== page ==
Are Depression and Insomnia Linked? Study Found a Connection in the Brain
It's not as simple as one causing the other.
People with insomnia are twice as likely to develop depression, compared to those without insomnia. Chronic insomnia, meanwhile, may increase a person’s risk for depression. In July, scientists discovered why these two states of being appear to be intrinsically connected: They are bonded by a neural link.
Researchers announced in JAMA Psychiatry that individuals with insomnia and depression experience increased functional activity in regions of the brain associated with short-term memory, a sense of identity, and negative emotions. Functional activity — a term describing when separate parts of the brain are connected by patterns of active neurons — means that there’s a neural basis for the association of depression with poor sleep quality.
This story is #16 on Inverse’s 25 Most Surprising Human Discoveries Made in 2018.
When Inverse reported on this study in July, co-author and University of Warwick professor Edmund Rolls, Ph.D., told us that “understanding the brain systems better that are involved in depression provides new insight into possible treatments.” The team hypothesizes that, because they were able to identify specific brain regions, forms of targeted treatment like repetitive transcranial stimulation (rTMS) could be used to treat depression-linked sleeplessness.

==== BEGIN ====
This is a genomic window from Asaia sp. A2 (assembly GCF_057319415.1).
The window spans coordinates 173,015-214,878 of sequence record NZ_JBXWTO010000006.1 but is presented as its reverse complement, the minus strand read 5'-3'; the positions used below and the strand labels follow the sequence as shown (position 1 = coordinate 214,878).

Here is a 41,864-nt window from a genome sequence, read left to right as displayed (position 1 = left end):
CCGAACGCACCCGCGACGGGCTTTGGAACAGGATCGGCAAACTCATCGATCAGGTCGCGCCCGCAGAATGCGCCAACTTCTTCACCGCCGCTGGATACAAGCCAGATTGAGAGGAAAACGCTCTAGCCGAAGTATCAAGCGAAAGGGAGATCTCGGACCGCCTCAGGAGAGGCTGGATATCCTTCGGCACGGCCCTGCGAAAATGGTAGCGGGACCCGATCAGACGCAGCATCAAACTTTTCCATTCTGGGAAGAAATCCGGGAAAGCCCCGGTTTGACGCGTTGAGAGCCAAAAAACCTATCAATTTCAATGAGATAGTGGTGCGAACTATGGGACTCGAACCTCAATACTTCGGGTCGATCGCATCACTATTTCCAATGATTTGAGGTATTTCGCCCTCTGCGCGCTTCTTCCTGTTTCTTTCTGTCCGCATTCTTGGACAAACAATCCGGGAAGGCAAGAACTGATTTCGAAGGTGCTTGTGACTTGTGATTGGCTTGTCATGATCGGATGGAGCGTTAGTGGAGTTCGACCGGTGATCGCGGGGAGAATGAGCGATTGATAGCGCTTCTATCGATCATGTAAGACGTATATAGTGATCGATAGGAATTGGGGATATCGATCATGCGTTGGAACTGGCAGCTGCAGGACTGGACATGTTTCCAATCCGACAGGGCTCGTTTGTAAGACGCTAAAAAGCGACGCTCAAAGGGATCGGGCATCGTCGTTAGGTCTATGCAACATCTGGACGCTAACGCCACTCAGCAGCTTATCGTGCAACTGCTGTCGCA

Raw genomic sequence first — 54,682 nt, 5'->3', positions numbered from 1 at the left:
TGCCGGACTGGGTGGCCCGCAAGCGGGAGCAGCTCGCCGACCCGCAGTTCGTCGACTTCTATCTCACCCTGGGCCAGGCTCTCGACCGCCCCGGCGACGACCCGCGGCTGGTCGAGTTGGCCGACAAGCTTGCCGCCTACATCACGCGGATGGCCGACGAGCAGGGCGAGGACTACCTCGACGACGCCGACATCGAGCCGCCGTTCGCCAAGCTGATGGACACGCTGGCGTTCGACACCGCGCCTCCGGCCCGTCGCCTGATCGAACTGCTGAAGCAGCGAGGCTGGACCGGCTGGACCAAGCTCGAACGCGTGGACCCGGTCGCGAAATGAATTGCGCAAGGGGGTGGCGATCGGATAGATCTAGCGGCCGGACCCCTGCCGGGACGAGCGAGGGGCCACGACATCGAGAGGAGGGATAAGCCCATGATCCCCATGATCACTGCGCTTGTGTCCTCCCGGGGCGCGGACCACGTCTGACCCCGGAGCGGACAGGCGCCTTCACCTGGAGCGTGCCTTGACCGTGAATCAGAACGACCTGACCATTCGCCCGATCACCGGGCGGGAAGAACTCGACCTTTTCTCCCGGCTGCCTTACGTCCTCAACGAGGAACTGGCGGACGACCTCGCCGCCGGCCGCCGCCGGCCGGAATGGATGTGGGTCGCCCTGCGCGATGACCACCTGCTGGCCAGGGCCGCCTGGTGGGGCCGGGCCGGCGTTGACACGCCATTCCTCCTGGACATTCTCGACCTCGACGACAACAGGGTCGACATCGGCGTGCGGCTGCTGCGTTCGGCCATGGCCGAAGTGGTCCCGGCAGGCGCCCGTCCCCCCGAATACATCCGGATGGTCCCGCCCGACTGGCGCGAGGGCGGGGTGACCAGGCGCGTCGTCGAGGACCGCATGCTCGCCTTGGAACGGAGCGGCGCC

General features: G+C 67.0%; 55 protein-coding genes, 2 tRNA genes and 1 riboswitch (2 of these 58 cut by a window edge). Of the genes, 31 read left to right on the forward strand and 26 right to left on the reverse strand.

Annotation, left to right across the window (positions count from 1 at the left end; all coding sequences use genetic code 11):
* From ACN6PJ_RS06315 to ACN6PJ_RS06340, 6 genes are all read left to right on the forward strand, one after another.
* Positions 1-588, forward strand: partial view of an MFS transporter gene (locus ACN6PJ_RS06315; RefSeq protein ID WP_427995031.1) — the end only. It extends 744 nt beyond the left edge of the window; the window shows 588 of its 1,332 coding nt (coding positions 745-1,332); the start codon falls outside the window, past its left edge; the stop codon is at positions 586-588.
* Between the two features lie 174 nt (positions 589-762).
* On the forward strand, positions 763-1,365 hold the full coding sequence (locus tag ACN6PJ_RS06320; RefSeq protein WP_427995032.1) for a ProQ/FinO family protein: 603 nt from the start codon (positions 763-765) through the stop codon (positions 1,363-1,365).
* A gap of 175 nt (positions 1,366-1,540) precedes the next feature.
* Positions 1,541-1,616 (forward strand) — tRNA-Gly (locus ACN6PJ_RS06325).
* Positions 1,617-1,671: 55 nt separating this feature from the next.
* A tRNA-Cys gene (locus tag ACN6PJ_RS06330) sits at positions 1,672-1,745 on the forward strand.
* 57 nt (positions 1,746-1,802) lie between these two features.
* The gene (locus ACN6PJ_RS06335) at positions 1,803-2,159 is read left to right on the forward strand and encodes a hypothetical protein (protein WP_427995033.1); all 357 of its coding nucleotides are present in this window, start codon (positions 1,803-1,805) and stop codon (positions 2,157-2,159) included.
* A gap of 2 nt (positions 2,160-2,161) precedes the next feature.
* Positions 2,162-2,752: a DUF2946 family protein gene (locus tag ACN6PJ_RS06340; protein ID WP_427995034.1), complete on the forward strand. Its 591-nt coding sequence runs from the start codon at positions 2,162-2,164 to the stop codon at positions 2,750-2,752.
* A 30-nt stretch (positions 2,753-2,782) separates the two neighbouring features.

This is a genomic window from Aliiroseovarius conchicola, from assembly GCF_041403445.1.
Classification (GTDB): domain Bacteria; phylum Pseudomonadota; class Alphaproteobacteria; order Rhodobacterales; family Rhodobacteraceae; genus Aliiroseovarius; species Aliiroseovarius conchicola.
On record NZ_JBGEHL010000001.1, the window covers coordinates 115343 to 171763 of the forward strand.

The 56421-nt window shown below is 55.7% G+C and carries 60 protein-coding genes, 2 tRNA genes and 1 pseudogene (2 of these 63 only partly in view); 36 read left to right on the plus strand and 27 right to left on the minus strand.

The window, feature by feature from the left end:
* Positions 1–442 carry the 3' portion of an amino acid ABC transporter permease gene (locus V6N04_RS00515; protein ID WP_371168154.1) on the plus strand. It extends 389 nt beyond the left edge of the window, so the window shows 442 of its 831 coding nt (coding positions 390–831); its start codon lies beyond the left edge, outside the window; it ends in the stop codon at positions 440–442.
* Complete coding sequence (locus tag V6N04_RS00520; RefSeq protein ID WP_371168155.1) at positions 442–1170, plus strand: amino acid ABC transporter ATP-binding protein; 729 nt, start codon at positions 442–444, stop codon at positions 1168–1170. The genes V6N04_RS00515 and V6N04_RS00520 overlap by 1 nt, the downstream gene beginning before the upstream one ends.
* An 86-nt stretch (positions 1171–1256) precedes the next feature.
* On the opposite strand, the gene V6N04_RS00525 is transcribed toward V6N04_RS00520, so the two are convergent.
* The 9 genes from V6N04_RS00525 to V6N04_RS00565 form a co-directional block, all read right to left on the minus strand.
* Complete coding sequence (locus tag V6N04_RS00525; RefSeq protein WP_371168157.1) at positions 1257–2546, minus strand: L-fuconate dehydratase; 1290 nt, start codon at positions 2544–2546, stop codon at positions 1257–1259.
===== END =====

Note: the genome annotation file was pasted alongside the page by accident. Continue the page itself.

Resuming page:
They identified a handful of brain regions involved in this process: the lateral orbitofrontal cortex, dorsolateral prefrontal cortex, anterior and posterior cingulate cortices, insula, parahippocampal gyrus, hippocampus, amygdala, temporal cortex, and precuneus.
The data underlying this study comes from fMRI scans taken of 1,017 Americans between the ages of 22 and 35 that took part in the Human Connectome Project. These scans revealed changes in brain activity as measured by changes in blood flow. Overall, 162 functional neural activity links involved in the areas of the brain associated with sleep were found — 39 of these 162 were also associated with the parts of the brain that are active when someone is depressed.
Targeted treatments, the team explains, are something that can happen in the near future — some scientists have already begun to focus rTMS on the lateral orbitofrontal cortex of depressed patients, and there have been “satisfactory outcomes.” With millions of people around the world affected by these two dangers, help can’t come soon enough.
As 2018 winds down, Inverse is highlighting 25 surprising things we learned about humans this year. These stories told us weird stuff about our bodies and brains, uncovered insights into our social lives, and illuminated why we’re such complicated, wonderful, and weird animals. This story was #16. Read the original story here.